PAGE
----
I want to talk a bit more about racism, because I know many people scoff at this accusation and want to totally discount it as an active factor in Washington. However, I don’t think we’re there yet, in that place where we’re completely color-blind. African-Americans and Caucasian Americans do not all grow up in the same America, even in the 21st century, and, racism in America cuts both ways, if we are completely honest. We even have terms created to describe the phenomenon: racism and reverse racism. These terms are not equal but opposite terms. African-American resentment against white Americans is justified by years of inequality. White “hate” is justified by years of imagined domination and culturally nurtured feelings of superiority. Slack must be cut at least in the case of the former.
I do believe that both racism and reverse racism have lessened and will someday disappear (perhaps I should call that hope). But for now that situation does not pertain. So we have to do that exercise of standing in someone else’s shoes. We have to imagine an American government where African-Americans hold a majority and there are only a few elected Caucasians. Imagine that our President has always been “black” and now a “white” man is elected. Would this President be accepted with open arms and find it possible to “fit right in”; maybe or maybe not? Add to that the huge partisan divide that we have had in America for the past 5 years and you double the chance for shutting out this “new man” who comes hoping to be able to “change” a government, which is perhaps the very thing those who have been in the majority for so long have been most afraid of experiencing. Will this person, whose people have been oppressed for so long, want revenge? Will this person deliberately sabotage the government? Or between the racial divide and the ideological divide is rapprochement just too difficult? A lot of this can be quite subtle or even unconscious, although the ideological divide has been anything but subtle.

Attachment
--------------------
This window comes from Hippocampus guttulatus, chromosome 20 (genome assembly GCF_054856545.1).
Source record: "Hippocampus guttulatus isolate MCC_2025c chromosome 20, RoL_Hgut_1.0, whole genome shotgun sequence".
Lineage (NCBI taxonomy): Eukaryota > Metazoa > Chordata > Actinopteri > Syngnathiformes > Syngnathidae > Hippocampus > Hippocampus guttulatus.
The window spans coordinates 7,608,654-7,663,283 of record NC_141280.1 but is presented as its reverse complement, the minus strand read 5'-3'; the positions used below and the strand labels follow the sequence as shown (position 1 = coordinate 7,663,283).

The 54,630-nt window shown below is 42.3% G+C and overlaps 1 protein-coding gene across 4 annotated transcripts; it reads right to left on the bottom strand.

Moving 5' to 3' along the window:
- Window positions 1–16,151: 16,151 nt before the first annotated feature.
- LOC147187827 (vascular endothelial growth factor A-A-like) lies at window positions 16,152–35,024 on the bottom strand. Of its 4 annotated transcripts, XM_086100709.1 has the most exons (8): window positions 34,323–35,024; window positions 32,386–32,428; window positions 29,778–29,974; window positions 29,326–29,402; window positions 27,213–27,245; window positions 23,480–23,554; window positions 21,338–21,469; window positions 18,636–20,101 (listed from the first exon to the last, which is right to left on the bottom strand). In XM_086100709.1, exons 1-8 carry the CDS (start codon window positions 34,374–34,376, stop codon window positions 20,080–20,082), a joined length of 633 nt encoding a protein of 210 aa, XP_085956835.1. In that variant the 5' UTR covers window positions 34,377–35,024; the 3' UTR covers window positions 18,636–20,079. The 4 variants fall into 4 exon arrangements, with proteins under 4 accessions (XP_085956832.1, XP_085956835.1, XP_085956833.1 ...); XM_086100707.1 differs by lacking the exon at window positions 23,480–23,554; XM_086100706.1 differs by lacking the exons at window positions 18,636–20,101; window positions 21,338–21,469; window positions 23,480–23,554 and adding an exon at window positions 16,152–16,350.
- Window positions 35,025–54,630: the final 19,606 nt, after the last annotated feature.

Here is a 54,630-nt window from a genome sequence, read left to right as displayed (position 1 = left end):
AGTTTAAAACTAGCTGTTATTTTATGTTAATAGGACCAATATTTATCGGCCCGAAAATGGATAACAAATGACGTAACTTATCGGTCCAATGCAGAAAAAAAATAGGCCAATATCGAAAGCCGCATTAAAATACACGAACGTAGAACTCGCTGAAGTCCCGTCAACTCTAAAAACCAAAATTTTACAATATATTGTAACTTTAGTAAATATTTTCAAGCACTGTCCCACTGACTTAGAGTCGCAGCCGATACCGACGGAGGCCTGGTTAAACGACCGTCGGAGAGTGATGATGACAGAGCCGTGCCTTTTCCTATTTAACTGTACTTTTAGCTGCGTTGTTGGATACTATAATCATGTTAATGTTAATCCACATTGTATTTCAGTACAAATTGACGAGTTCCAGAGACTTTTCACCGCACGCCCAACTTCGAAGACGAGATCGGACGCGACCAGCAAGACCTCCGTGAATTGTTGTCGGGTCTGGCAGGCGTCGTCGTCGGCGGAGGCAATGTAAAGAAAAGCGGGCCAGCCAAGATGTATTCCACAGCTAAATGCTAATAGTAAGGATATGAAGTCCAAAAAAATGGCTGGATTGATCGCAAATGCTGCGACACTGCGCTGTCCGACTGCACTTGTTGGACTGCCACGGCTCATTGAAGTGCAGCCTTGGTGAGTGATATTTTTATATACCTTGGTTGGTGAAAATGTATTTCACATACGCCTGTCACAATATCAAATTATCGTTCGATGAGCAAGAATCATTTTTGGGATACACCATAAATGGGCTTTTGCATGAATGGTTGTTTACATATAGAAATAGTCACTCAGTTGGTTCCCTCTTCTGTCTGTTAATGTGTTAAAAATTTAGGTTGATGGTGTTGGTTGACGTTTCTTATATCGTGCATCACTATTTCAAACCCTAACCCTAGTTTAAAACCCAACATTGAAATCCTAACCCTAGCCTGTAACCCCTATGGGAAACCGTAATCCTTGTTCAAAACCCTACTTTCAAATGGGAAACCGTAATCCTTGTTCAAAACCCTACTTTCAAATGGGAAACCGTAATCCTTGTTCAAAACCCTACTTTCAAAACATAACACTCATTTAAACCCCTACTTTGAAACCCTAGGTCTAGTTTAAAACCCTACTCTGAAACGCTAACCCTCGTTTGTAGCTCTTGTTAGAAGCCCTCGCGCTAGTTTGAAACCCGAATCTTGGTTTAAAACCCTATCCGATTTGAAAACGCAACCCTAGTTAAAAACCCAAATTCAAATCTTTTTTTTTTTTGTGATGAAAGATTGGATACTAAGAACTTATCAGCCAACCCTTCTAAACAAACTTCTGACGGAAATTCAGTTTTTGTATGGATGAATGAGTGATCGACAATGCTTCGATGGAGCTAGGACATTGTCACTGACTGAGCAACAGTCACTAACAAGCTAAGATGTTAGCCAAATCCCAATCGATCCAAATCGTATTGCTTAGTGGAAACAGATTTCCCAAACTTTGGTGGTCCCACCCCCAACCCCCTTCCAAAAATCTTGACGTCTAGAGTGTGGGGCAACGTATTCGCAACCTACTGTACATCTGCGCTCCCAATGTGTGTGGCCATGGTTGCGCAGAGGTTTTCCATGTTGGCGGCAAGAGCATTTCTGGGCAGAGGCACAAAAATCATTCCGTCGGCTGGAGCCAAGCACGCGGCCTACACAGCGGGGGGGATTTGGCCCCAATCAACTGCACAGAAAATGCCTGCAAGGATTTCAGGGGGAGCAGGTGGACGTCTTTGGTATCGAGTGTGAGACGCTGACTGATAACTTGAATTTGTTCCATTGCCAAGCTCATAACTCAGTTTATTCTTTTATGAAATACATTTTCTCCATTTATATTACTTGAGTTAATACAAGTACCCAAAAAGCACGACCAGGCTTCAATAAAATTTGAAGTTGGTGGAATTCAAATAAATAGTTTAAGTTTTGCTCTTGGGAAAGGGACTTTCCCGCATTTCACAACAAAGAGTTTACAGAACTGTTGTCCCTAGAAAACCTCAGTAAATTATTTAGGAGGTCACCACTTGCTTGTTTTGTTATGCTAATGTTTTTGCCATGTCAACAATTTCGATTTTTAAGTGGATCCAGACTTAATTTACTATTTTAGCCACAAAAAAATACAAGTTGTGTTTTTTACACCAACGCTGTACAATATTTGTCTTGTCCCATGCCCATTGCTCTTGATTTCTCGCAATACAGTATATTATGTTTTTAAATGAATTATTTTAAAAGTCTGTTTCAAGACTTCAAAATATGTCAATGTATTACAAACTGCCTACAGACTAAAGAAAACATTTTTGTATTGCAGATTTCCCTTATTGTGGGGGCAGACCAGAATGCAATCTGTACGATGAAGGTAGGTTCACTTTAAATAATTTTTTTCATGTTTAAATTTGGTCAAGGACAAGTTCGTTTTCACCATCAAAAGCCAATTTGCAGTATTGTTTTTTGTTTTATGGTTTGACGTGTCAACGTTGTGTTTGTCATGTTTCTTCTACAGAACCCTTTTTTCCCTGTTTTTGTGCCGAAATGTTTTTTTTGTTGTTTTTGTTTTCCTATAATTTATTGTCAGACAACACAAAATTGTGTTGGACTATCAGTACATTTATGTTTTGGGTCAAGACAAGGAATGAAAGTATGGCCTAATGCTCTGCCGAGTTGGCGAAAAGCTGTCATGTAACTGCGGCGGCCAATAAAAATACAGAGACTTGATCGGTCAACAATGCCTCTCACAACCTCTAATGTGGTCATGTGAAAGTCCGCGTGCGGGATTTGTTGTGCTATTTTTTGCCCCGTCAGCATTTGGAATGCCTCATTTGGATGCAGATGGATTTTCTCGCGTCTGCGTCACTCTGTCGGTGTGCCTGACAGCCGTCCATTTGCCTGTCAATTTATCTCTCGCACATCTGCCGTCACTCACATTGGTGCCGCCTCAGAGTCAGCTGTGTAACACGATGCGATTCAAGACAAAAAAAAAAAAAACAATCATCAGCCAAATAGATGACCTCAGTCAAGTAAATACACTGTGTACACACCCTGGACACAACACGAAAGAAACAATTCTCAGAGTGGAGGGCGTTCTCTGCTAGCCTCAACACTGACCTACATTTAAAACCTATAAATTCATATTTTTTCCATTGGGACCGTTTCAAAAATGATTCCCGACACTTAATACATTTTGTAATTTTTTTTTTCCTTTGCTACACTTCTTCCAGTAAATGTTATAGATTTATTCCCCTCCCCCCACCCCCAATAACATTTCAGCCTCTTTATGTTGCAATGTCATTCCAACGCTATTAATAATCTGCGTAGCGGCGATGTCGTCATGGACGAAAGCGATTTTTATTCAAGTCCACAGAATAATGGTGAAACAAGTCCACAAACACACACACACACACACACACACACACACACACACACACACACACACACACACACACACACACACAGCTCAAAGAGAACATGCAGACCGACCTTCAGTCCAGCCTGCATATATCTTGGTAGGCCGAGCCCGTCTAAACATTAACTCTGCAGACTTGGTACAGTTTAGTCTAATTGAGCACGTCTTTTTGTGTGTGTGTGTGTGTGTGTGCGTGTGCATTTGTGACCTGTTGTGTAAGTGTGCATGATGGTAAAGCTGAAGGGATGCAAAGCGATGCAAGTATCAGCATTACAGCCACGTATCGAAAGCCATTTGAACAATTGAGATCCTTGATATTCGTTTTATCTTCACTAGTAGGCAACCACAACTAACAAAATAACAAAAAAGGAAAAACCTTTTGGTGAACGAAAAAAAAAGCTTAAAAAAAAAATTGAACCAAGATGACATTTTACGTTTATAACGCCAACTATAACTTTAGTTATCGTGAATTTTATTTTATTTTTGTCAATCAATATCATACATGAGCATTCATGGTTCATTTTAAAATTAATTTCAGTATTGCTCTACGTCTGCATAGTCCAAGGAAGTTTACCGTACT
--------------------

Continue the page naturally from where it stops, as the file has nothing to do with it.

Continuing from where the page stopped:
It’s quite sad to me that we wasted our opportunity to welcome our first African-American President, who is a very decent and erudite man, and that we made his lovely family uncomfortable in this house of the people. So I say shame on us all. I understand these were hard times but with a bit of trying and a bit of cooperation we might all be in a better place right now. I hope we reelect Barack Obama because I would like to think that we all deserve a “do-over”.